Fire ravages Dietz & Watson warehouse

The multi-alarm blaze at the Dietz & Watson warehouse in Delanco burned out of control late into the night. RON CORTES / Staff Photographer
The multi-alarm blaze at the Dietz & Watson warehouse in Delanco burned out of control late into the night. RON CORTES / Staff Photographer
Posted: September 03, 2013

Firefighters battled a multi-alarm fire late into Sunday night that ravaged the six-year-old Dietz & Watson warehouse on Coopertown Road in Delanco, which stores meats and cheeses from company factories in three states.

The blaze remained out of control as of 9 p.m., and crews were expected to fight the fire well into the night, according to Burlington County's fire and EMS dispatch center.

Flames were reported along the roof, which has solar panels mounted on it, about 1:45 p.m. Sunday, according to the Delanco Fire Department.

Officials said firefighters were initially hampered by water supply problems, and crews were ready to use the Rancocas Creek as a resource.

Dow Chemical sent a fuel truck from Bristol, Bucks County, to help volunteer units that were running low, and Camden sent a fireboat to assist that drew water from the Delaware River.

Crews from several other counties came to help as well, including Gloucester, Mercer, and Ocean in New Jersey and Montgomery in Pennsylvania.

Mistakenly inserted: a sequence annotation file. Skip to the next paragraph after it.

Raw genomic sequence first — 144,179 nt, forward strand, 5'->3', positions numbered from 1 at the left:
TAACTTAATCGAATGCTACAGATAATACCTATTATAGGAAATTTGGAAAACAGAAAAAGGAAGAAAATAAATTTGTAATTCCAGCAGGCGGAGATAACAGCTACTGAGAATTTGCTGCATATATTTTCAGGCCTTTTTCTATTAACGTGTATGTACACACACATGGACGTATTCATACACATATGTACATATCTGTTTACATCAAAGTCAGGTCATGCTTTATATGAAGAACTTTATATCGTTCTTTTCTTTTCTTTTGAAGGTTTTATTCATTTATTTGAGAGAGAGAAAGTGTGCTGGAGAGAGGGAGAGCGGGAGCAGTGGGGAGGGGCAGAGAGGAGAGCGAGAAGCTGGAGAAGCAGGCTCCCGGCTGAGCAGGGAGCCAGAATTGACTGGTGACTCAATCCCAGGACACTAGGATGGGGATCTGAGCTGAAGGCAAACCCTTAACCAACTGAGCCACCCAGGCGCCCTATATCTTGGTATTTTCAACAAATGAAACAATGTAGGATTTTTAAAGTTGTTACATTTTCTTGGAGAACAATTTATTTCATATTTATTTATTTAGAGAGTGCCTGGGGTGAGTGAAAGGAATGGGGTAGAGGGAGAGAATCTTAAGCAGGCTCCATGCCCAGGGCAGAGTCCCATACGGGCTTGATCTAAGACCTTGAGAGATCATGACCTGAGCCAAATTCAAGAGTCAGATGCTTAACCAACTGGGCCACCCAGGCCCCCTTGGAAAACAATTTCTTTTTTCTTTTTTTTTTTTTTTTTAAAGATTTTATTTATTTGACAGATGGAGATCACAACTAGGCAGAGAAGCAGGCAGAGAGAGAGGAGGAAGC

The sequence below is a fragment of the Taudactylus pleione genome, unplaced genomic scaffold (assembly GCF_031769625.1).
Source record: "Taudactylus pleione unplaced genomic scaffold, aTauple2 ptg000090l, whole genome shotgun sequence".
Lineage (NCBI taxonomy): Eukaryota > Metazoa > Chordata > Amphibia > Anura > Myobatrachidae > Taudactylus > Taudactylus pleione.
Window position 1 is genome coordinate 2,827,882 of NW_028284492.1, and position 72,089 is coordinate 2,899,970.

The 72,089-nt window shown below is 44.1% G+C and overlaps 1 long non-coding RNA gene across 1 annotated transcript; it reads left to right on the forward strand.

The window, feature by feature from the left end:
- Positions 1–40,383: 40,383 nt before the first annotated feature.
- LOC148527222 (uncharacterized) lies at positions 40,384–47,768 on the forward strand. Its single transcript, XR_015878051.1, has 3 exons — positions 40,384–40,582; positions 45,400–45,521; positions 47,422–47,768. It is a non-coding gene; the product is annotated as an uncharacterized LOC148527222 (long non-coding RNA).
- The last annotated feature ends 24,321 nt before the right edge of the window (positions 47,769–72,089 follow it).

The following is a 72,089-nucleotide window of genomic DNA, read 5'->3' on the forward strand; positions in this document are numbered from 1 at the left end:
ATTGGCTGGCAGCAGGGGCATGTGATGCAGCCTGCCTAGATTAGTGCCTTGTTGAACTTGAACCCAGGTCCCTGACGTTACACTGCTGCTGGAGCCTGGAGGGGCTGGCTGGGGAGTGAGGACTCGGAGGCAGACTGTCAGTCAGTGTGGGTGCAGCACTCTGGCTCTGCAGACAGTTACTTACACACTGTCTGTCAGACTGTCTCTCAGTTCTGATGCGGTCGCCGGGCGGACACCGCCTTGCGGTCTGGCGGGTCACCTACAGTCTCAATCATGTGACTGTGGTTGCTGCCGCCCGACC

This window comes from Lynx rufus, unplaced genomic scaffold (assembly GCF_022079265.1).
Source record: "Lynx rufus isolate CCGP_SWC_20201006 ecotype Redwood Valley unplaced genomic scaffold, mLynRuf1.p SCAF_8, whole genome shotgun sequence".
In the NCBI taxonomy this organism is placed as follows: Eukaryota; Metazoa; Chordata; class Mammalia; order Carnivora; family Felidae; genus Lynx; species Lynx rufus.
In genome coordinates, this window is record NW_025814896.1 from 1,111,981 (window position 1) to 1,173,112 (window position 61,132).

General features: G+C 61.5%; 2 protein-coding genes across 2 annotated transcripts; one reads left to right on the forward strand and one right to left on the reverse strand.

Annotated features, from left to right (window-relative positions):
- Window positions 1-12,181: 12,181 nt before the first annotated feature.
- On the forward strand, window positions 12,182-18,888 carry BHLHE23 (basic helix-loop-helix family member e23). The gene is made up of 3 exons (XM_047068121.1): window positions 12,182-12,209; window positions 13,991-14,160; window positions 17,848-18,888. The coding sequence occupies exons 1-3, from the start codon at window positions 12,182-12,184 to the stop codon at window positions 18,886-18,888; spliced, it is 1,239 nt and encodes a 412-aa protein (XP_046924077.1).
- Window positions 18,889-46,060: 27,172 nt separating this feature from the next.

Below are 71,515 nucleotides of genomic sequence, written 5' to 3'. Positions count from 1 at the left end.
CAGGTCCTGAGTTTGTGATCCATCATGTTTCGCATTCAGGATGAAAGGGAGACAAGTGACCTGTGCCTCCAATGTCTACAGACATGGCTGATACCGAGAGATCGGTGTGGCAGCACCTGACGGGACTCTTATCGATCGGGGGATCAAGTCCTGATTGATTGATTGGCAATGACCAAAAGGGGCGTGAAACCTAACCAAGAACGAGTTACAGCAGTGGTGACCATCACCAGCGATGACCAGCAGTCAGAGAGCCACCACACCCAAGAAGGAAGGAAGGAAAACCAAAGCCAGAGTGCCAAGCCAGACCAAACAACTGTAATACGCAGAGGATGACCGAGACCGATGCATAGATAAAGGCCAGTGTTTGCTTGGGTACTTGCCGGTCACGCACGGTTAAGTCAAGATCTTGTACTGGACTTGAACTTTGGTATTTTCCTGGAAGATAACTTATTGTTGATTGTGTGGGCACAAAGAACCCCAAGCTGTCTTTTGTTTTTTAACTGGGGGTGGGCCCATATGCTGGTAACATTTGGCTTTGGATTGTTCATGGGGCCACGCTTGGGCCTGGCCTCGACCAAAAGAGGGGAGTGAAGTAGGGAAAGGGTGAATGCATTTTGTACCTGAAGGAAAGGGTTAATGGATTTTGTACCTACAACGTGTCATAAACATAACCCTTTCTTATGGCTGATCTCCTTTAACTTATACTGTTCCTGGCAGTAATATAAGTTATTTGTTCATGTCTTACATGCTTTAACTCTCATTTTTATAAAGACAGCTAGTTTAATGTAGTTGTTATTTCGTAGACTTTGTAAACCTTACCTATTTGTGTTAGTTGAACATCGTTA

No injuries were reported Sunday night. According to the Associated Press, the only people on the company grounds when the blaze erupted were two security guards staffing a station outside the building.

The fire remains under investigation.

The 266,000-square-foot plant was closed for the Labor Day holiday weekend, according to Delanco Police Chief Jesse DeSanto.

The plant, which received a $175,000 state income tax break, was built for $20 million. It houses Dietz & Watson's Black Bear distribution arm and employs more than 100 of the company's nearly 1,000 workers.

Dietz & Watson, a 74-year-old Philadelphia company, sends hams, salami, and other beef and pork cold cuts from its Bridesburg plant; chicken and turkey from its Baltimore works; and cheeses from its Corfu, N.Y., plant to the Delanco distribution center, said Steve Riley, spokesman for the company.

The firm is run by descendants of founder Gottlieb Dietz.

The Delanco facility then trucks the cold cuts to grocers, hoagie shops, and other retailers.

Riley said each plant had a supply of the company's newly made products ready to ship, and the company expected to keep filling orders.

"This is a tough Labor Day weekend for the Dietz & Watson family, but we are relieved all of our employees are safe," chief executive Louis Eni said in a statement.

He called the Delanco facility a "state-of-the-art distribution center" that ships to clients around the world.

"It will take more than a fire to set us back," he said.

"We are so grateful to the brave firefighters who are working to put out the fire."

Contact Joseph N. DiStefano at 215-854-5194,, or follow @PhillyJoeD.

Inquirer staff writer Ben Finley contributed to this article.

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